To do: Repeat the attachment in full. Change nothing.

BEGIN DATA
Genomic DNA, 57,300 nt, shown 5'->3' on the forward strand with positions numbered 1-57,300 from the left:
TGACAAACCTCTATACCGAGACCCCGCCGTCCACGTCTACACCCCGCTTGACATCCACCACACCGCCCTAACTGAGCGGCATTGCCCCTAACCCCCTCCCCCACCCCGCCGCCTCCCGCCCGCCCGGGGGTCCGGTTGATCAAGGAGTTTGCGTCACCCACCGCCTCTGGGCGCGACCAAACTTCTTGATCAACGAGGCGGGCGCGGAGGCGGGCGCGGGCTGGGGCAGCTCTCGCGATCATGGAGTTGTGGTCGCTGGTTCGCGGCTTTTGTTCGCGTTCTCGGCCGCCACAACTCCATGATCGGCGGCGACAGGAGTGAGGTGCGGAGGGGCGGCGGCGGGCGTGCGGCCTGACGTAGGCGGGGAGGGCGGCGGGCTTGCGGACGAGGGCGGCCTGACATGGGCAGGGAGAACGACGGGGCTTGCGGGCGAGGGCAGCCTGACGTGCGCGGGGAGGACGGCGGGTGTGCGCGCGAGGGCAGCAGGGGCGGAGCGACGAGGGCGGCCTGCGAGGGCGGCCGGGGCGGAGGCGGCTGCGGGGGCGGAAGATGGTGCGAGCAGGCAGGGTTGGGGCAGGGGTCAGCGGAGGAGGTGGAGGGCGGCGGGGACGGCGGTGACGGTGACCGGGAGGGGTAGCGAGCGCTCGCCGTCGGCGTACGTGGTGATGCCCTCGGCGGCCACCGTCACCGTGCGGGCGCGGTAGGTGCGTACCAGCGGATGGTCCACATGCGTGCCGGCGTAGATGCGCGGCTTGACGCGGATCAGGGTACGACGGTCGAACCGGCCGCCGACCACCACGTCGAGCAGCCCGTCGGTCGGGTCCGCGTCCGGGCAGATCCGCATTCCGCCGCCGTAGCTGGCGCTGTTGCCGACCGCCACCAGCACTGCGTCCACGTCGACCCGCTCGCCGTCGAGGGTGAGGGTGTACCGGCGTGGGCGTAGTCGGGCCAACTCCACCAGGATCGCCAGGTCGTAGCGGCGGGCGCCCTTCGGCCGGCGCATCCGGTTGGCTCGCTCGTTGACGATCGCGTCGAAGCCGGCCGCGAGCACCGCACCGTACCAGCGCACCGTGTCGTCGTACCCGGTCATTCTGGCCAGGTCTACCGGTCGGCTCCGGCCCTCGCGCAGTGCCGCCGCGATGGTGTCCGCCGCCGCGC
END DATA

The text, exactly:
Genomic DNA, 57,300 nt, shown 5'->3' on the forward strand with positions numbered 1-57,300 from the left:
TGACAAACCTCTATACCGAGACCCCGCCGTCCACGTCTACACCCCGCTTGACATCCACCACACCGCCCTAACTGAGCGGCATTGCCCCTAACCCCCTCCCCCACCCCGCCGCCTCCCGCCCGCCCGGGGGTCCGGTTGATCAAGGAGTTTGCGTCACCCACCGCCTCTGGGCGCGACCAAACTTCTTGATCAACGAGGCGGGCGCGGAGGCGGGCGCGGGCTGGGGCAGCTCTCGCGATCATGGAGTTGTGGTCGCTGGTTCGCGGCTTTTGTTCGCGTTCTCGGCCGCCACAACTCCATGATCGGCGGCGACAGGAGTGAGGTGCGGAGGGGCGGCGGCGGGCGTGCGGCCTGACGTAGGCGGGGAGGGCGGCGGGCTTGCGGACGAGGGCGGCCTGACATGGGCAGGGAGAACGACGGGGCTTGCGGGCGAGGGCAGCCTGACGTGCGCGGGGAGGACGGCGGGTGTGCGCGCGAGGGCAGCAGGGGCGGAGCGACGAGGGCGGCCTGCGAGGGCGGCCGGGGCGGAGGCGGCTGCGGGGGCGGAAGATGGTGCGAGCAGGCAGGGTTGGGGCAGGGGTCAGCGGAGGAGGTGGAGGGCGGCGGGGACGGCGGTGACGGTGACCGGGAGGGGTAGCGAGCGCTCGCCGTCGGCGTACGTGGTGATGCCCTCGGCGGCCACCGTCACCGTGCGGGCGCGGTAGGTGCGTACCAGCGGATGGTCCACATGCGTGCCGGCGTAGATGCGCGGCTTGACGCGGATCAGGGTACGACGGTCGAACCGGCCGCCGACCACCACGTCGAGCAGCCCGTCGGTCGGGTCCGCGTCCGGGCAGATCCGCATTCCGCCGCCGTAGCTGGCGCTGTTGCCGACCGCCACCAGCACTGCGTCCACGTCGACCCGCTCGCCGTCGAGGGTGAGGGTGTACCGGCGTGGGCGTAGTCGGGCCAACTCCACCAGGATCGCCAGGTCGTAGCGGCGGGCGCCCTTCGGCCGGCGCATCCGGTTGGCTCGCTCGTTGACGATCGCGTCGAAGCCGGCCGCGAGCACCGCACCGTACCAGCGCACCGTGTCGTCGTACCCGGTCATTCTGGCCAGGTCTACCGGTCGGCTCCGGCCCTCGCGCAGTGCCGCCGCGATGGTGTCCGCCGCCGCGC